In 2001, the Administrative Measures for Assisted Human Reproductive Technology were unveiled by what was then the Chinese Ministry of Health (which was merged with the National Population and Family Planning Commission in 2013 to form the National Health and Family Planning Commission), under which the agency prohibited medical institutions and their staff from performing any form of surrogacy procedures, adding that transactions of gametes, zygotes and embryos in any form are also forbidden. In other words, the authorities have banned infertile couples from borrowing other women’s wombs to deliver children, even though it is a reluctant choice for many of them. The ban, however, prompted a booming underground surrogacy market and a growing number of agencies have emerged. Enforcement of the measures has been relatively rare.
It is Lü’s rule to meet with clients before signing a contract. If not possible, a video chat will be conducted. Lü added this requirement into his contract: We will guarantee your rights when a contract is signed face to face.
Lü told NewsChina that he had no choice but to make the rule. Since 2004 when he entered the surrogacy market, it has developed rapidly. He estimated that nowadays there are at least 30,000 people involved in the business, some good, some bad. Under such circumstances, he said, many people swindled others using the name of his company.
Lü said this showed his status, and his booming role in the surrogacy market. His company has branches in most major Chinese cities – registered as biological science and technology firms. Before arriving in Shanghai, Lü met up and signed contracts with his clients in several cities including Guangzhou, Shenzhen and Xiamen.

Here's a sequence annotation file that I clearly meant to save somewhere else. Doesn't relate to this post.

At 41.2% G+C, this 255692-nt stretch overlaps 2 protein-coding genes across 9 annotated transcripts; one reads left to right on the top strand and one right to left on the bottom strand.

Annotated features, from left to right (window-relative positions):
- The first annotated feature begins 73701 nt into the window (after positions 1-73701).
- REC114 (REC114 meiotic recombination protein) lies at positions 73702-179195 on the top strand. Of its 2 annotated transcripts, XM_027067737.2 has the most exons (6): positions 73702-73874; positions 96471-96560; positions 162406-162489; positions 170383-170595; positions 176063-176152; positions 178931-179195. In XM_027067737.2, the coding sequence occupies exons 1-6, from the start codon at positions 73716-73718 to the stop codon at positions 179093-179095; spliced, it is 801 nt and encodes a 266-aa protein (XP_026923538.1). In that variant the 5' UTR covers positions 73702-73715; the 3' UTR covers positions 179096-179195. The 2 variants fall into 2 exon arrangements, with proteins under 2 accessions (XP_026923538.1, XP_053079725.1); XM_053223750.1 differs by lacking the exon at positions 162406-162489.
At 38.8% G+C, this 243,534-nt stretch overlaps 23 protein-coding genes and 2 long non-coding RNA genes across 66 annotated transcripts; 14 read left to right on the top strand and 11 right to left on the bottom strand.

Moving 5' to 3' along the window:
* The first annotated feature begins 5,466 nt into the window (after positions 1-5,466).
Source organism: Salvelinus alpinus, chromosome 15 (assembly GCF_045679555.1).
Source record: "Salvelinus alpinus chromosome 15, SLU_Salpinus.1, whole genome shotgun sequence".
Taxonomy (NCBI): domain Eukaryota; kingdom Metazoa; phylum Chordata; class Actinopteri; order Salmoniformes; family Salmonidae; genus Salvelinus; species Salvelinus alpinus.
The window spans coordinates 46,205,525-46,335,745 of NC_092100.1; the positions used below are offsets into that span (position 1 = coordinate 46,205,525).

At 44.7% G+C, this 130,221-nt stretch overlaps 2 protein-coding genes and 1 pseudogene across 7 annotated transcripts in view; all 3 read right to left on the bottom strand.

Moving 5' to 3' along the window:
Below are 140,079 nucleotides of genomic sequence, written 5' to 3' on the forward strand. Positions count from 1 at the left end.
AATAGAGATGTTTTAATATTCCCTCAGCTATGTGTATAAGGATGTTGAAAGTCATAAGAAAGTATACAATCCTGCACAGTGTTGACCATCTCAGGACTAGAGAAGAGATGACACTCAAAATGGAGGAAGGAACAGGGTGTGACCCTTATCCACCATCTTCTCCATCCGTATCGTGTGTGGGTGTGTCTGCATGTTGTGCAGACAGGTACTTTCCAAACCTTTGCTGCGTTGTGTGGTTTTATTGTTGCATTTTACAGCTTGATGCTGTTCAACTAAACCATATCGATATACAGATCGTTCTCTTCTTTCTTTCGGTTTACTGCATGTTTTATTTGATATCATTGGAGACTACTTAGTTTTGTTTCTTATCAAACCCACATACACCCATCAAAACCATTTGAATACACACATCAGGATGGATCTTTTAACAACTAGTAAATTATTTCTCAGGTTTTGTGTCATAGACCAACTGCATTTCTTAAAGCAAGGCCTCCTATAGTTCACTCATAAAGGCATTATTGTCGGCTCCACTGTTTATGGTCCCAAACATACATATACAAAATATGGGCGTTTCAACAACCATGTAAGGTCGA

Before he began his trade, more than a dozen years ago, Lü worked for a logistics company in Suzhou, Jiangsu Province, but when he decided to start his own business after investing some money, he was swindled out of his savings. In 2004, Lü’s wife became pregnant and in order to learn about being a father, he spent nearly all his time in online seminars. It was there he found that many people were unable to conceive and some of them had to find surrogates overseas. He scented a business opportunity.
Lü bought several computers and began to advertise his business mainly through online messaging tools, trying to connect clients, surrogates and doctors. Lü clearly remembered that his first client was from the city of Zhoushan, in the eastern Zhejiang Province and his first surrogate was in western Sichuan Province. Together with Lü they went to Beijing to have the embryo transferred.
“Back then I was quite adventurous and willing to take a few bold steps,” he told our reporter. To date, his company has become one of the biggest surrogacy agencies nationwide with a complete “baby production line” including a sales, logistics and law department. Lü also pays online search engines to ensure that his company will be top of the results. “A key word will cost hundreds of thousands of yuan per month but it is worth the money,” he said.